The Iraq Elections
Posted on March 8, 2010It wasn’t as exciting as the first time that Iraq held democratic elections, but it was probably more significant.
I asked my friend Alex Mistri, who spent a year in Iraq working at the highest levels of the American government, what these elections mean to him.
He told me two things.
First, Iraq is slowly but surely becoming a model of democracy in the Middle East.
Second, that having Iraq become a model of democracy is actually a threat to the Iranians, even if the Iranians have some influence on some of the political parties today.
As Alex puts it: "The road ahead in Iraq no doubt remains uncertain. But the Iraqis have once again demonstrated - not through word but action - their appetite for representative government. Increasingly, it must enter the international consciousness - if it hasn't already - that Iraq is becoming the most democratic nation in the region.”
As it turns out, President Bush might have been on to something with his crazy belief that a place like Iraq could handle democracy. Alex asked the question, “Might the 'quixotic' aims of the previous administration still be within reach?"
To see the Iraqis actually make good on the promise of democracy must drive the Persians next door crazy, especially those Persians who have a vested interest in keeping the current leadership in power.
Mr. Mistri said it more eloquently than I could: "I dispute those who continue to point to Iran as the prevailing beneficiary of war in Iraq. It defies common sense that legitimate, successful elections on Iran's doorstep are a good thing for its thuggish theocrats."
Alex feels so strongly about the promise of Iraq that he is looking for ways to invest in its future. And think about it. Iraq has great natural resources, an intelligent and educated work force, a history of religious pluralism, and a central location that can serve as a gateway to Asia, Africa and Europe.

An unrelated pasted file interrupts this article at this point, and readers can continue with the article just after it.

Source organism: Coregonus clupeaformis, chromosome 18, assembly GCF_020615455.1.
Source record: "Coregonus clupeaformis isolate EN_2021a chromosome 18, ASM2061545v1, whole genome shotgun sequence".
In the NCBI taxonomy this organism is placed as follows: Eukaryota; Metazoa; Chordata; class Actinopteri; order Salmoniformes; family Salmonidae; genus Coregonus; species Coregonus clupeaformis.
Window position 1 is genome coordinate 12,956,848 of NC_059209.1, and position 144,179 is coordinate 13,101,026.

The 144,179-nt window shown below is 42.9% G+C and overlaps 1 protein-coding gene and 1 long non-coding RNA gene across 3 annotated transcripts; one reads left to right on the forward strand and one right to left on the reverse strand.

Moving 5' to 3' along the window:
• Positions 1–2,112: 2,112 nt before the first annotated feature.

If you are an investor who is looking for a place to do business in the Middle East and you wanted to reach a broad swath of the Islamic world, and you have the choice of democratic Iraq, a theocratic Iran or a theocratic Saudi Arabia, where would you put your money?
Eventually, should Iraq continue to develop democratically, it could not only become a great model to other Arabs yearning to be free, it could also become a great opportunity for all entrepreneurs yearning to be rich.
Alex Mistri, who felt so strongly about serving in Iraq that he convinced his blonde wife to color her hair and join him over there, now feels equally strongly that Iraq is going down the right path towards democracy and that in the future, it may be a great place to do business.
It used to be fashionable to joke about President Bush and question not only his smarts but also his sanity, especially when it came to Iraq. It may be fashionable in the future to acknowledge that the former President just might have been right in his vision of a free, democratic and prosperous Iraq. Alex Mistri certainly thinks so.